Most scholars seem to agree that Guru Gobind Singh was only responsible for a fraction of the Dasam Granth's contents.

It is on this basis that Kala Afghana questions the elevation of the Dasam Granth to the level of Sikh scripture.

Consequently, he objects to the traditional use of bani (verses) from the Dasam Granth during Khalsa initiation rites.

In Sikhism, W. Hew McLeod, one of the foremost scholars on Sikhism, writes, "Today, however, [the Dasam Granth] does not rank with the Adi Granth, although the works the Panth [Sikh community] universally attributes to Guru Gobind Singh are selectively promoted to this level. The other works in the Dasam Granth are little read and the greater part of the work is largely ignored."

Commenting on the Tria Charitra (also known as Pakhiyan Charitra) contained within the Dasam Granth, Pritpal Singh Bindra, the award-winning author of Thus Sayeth Gurbani, who has extensively studied the Dasam Granth, states that many of the contents are "absolutely pornographic." He writes, "[To] insist that the hikayaat [stories] are the work of Guru Gobind Singh is tantamount to questioning [his] knowledge, wisdom and philosophy."

McLeod expounds, "The Tria Charitra are cautionary tales of the wiles of women, and in several cases their inclusion in a sacred scripture is somewhat difficult to justify. They were, however, very popular among their originators and occupy 580 pages [of a total of 1,428 pages] in the printed edition."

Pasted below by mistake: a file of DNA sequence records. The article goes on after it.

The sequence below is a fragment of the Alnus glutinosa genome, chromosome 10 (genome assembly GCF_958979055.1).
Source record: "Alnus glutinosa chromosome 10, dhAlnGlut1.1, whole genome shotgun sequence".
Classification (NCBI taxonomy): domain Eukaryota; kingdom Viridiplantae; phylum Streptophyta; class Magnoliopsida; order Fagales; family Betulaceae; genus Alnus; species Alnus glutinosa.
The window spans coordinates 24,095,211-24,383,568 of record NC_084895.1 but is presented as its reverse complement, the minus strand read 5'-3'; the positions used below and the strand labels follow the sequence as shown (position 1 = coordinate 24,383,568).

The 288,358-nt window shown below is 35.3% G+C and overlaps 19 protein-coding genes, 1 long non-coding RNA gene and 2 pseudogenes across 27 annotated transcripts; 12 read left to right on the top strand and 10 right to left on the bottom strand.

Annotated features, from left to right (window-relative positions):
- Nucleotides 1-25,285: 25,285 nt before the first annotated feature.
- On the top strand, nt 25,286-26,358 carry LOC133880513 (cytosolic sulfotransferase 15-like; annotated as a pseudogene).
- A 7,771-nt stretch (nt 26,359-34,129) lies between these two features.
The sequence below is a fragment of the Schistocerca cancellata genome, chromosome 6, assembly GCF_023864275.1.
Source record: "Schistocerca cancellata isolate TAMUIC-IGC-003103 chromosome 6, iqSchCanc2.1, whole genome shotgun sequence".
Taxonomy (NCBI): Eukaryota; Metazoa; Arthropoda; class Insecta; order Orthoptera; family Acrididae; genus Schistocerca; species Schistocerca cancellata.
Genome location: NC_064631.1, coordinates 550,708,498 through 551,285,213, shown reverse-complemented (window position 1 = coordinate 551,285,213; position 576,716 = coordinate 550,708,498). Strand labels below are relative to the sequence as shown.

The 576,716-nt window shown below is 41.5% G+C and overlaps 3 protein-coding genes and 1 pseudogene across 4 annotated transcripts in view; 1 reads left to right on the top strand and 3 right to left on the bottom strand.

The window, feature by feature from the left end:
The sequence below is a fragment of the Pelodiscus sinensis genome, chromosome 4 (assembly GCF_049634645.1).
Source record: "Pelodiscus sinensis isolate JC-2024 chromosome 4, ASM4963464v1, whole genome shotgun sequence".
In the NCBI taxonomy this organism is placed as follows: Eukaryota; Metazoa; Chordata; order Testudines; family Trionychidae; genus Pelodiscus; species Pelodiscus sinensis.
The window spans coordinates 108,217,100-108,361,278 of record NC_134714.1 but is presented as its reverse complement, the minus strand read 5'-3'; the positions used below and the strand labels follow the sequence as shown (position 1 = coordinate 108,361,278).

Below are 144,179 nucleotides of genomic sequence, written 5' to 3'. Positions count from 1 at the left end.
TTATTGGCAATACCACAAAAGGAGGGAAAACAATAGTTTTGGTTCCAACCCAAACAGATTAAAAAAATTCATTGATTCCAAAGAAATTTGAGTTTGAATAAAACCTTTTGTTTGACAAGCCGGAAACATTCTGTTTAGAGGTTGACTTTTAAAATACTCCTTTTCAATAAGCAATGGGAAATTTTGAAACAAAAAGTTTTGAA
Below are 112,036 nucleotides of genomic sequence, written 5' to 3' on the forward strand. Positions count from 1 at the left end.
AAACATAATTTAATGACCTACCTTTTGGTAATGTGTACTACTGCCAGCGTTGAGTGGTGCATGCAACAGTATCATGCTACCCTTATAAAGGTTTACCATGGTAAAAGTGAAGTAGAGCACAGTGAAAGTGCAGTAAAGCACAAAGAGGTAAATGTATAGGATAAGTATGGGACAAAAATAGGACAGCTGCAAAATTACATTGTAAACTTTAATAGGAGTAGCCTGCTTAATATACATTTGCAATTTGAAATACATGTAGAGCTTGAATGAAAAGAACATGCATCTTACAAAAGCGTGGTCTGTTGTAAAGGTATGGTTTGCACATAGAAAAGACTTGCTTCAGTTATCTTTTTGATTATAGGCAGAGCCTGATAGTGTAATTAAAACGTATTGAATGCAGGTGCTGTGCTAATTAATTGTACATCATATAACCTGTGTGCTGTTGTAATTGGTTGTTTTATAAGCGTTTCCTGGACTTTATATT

McLeod goes on to note, "Only the Nihangs, the blue-garmented, steel-bedecked remnant of the eighteenth-century Khalsa, still give it a place of honour in their gurdwaras."

Whether or not the above constitutes a meritorious central thesis, it is indeed distressing that both the supporters and the detractors of Kala Afghana hurl grave accusations at each other, including charges of treason against the Panth and agency with Hindu organizations and the Indian government.

Advocate Gurcharanjit Singh Lamba's rebuttal (The Original in Gurmukhi, An English Transliteration) to Kala Afghana's writings is an example of the widely held traditionalist view that equates challenges to tradition with a betrayal of the Panth.

It would seem that Sikhs are able to neither challenge nor defend traditional thinking without risking the stigma of labels that all and sundry seem qualified to dole out.

Either the Indian intelligence folks are much more resourceful than anyone ever gave them credit for or Sikhs are simply unable to gracefully handle diverse schools of thought on religious matters.

Clearly, it is for scholars, and not the Panth, to determine the authorship and content of the Dasam Granth.

Equally, the Panth, and not scholars, must decide whether or not to accord the Dasam Granth the status of Sikh scripture at a level equal to the Adi Granth.

However, I can state, without any hesitation, that the Panth will be the loser if it allows the Sikh clergy to suppress its right to freedom of expression.

Copyright 2003, Puneet Singh Lamba

Related Links:
Kala Afghana's Books Burnt, By STAFF, The Tribune, May 15, 2003
Kala Afghana's Detractors Are Either "Ignorant" or "Malevolent", By GURTEJ SINGH, Press Release, May 3, 2003
Sikh Clergy Restates Ban on Kala Afghana, By VARINDER WALIA, The Tribune, Apr. 5, 2003